The Roaring ’80s

(Critical Survey of Contemporary Fiction)

From the title one might conclude that this book is predicting that the “Roaring ’80s” will be followed, as the “Roaring ’20s” were, by a deep depression. Smith acknowledges, however, that “Predictions are always risky.” Instead of doomsaying, he points to problems, warning about dangerous trends. In summarizing some of the decade’s events, Smith teaches ordinary readers about the implications of such poorly understood topics as leveraged buy-outs, insider trading, international monetary policies, and the like.

Some of the people interviewed or discussed are widely known figures; other names will be new to the general reader. Chapters feature Paul Volcker, Peter Drucker, Liz Claiborne, Lee Iacocca, Soichiro Honda, T. Boone Pickens, Henry Kravis, and many other individuals.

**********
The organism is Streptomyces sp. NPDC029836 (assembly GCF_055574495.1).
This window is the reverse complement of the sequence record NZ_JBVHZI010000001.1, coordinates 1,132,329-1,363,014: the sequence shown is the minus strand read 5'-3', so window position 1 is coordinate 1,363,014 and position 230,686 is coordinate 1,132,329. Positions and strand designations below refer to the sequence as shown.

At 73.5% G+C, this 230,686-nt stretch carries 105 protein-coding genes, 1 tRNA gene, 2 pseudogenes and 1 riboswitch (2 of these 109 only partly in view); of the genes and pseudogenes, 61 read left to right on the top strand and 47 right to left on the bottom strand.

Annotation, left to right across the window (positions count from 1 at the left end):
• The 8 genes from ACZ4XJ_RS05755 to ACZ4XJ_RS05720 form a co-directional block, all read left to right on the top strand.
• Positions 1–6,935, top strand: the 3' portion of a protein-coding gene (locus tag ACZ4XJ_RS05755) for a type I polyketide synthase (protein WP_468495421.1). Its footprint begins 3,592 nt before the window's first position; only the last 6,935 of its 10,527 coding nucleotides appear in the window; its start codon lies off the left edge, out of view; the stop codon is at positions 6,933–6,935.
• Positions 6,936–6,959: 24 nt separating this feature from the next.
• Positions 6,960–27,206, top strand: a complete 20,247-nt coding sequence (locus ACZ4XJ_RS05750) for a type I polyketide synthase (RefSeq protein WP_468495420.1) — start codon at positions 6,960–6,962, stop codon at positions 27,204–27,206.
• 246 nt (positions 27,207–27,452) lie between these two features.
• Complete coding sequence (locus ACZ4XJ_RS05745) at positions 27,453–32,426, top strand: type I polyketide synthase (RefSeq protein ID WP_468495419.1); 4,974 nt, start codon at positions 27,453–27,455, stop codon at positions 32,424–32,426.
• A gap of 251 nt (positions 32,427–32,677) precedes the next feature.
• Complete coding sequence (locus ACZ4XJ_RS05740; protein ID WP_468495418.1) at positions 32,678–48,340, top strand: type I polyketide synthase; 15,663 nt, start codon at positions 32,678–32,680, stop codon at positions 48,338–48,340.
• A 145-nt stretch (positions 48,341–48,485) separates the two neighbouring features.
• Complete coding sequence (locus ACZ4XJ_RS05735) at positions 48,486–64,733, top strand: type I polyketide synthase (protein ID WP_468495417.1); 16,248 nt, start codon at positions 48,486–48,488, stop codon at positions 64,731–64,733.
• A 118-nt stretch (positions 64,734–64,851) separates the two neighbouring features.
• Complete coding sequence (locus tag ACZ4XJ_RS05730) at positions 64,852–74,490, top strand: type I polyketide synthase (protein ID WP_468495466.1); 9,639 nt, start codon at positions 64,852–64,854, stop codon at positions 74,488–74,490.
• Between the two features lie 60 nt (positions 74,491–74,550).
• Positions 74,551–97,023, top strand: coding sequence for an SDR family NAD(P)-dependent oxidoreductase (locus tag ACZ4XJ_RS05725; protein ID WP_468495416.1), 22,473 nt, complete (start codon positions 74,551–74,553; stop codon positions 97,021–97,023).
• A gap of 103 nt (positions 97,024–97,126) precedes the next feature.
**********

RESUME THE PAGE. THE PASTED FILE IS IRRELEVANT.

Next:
Perhaps the most important sections of the book deal with the booming economies of Asia. Smith shares many useful observations about doing business with Japan, Korea, China, and other Pacific Rim nations. These are lessons which Americans can ignore only at their peril.

Smith’s style is anecdotal, but he buttresses his arguments with startling statistics and a few revealing graphs and tables. The book ends with a chapter entitled “Bad News, Good News,” leaving the reader free to assess the balance.